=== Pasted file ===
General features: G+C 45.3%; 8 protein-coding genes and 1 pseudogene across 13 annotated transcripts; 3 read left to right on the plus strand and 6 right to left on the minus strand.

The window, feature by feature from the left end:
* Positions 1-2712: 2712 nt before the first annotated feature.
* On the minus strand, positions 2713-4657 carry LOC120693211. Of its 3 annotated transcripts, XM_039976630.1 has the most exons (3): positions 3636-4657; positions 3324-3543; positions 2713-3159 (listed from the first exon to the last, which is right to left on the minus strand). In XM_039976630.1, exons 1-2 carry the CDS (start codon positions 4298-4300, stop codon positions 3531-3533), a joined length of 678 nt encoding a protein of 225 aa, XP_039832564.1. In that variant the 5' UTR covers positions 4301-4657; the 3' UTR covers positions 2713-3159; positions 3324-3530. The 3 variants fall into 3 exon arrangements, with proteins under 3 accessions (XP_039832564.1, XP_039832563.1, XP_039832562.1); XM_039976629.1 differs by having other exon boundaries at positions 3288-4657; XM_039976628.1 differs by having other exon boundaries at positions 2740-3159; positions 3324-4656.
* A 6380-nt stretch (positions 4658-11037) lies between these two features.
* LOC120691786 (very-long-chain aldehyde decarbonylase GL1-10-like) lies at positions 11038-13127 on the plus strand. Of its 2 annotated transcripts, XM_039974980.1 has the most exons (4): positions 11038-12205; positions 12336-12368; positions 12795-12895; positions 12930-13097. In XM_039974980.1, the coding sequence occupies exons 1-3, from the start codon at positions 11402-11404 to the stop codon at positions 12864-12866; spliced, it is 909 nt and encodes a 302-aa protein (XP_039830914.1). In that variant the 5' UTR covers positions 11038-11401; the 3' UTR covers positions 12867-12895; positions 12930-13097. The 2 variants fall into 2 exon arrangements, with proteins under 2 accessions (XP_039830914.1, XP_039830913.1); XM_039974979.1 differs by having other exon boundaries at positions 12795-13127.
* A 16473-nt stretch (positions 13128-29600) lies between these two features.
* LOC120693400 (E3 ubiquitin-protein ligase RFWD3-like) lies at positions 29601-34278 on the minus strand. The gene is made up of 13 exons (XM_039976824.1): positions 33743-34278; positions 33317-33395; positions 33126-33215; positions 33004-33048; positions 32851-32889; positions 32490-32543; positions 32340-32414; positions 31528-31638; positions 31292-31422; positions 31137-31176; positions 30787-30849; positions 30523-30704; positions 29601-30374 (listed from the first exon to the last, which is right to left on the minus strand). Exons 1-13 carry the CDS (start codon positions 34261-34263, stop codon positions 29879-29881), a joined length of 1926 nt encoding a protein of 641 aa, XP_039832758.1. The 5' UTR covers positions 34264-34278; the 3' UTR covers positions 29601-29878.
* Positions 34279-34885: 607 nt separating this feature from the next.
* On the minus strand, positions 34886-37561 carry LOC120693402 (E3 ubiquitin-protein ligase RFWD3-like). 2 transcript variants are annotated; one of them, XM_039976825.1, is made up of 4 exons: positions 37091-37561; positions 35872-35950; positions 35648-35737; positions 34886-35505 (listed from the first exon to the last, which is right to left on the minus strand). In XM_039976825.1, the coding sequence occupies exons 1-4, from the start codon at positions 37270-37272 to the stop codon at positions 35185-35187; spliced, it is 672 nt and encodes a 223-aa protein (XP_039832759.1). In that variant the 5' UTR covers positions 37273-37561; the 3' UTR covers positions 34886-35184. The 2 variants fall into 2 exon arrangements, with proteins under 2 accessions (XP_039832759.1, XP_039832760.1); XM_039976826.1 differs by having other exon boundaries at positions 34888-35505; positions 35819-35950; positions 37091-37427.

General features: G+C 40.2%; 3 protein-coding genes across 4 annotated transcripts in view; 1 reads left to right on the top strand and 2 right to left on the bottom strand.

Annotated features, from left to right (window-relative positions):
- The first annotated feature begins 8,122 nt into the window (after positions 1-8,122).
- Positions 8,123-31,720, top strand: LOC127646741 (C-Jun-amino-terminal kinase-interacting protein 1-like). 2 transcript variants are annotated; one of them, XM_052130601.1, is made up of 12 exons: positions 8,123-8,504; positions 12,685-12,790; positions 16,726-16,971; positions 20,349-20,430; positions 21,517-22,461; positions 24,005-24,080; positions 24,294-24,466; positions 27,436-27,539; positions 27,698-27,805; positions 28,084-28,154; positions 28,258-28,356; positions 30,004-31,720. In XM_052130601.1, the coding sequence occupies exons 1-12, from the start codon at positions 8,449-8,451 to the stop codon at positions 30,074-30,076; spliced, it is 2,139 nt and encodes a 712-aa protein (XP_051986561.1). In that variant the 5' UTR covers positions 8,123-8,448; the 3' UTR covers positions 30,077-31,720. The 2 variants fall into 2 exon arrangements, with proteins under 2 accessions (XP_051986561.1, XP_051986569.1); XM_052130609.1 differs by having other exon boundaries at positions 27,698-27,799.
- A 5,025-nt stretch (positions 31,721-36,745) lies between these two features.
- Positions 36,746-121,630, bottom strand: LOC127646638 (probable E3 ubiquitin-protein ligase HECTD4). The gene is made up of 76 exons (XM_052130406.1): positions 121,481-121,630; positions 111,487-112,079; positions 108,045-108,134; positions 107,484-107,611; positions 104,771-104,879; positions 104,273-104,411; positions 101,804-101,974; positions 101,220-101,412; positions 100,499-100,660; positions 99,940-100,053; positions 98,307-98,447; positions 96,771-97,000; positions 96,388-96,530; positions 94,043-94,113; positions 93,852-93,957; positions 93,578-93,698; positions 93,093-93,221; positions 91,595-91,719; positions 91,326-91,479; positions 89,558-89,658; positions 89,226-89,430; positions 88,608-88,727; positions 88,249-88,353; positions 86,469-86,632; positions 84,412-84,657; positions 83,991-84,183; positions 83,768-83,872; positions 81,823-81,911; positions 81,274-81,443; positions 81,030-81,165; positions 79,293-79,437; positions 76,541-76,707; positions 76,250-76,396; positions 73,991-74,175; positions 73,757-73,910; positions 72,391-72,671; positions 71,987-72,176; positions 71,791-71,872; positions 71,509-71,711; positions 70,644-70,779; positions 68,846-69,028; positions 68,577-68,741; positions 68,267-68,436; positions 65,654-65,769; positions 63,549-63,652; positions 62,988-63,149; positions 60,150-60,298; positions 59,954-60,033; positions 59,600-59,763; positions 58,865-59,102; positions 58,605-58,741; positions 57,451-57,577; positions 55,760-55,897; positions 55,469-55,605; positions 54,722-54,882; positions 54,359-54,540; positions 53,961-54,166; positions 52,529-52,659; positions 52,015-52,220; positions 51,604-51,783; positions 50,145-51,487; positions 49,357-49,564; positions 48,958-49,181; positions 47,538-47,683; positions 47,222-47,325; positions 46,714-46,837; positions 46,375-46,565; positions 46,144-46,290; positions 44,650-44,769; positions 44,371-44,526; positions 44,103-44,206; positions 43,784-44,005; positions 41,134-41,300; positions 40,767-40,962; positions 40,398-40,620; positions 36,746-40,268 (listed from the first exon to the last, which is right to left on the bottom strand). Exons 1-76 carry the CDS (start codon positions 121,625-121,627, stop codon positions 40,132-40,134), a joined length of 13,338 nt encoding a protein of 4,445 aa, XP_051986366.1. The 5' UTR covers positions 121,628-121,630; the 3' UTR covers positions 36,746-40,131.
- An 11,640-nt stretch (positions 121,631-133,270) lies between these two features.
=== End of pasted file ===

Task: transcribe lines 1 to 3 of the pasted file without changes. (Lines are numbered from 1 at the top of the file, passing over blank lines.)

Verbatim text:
General features: G+C 45.3%; 8 protein-coding genes and 1 pseudogene across 13 annotated transcripts; 3 read left to right on the plus strand and 6 right to left on the minus strand.

The window, feature by feature from the left end:
* Positions 1-2712: 2712 nt before the first annotated feature.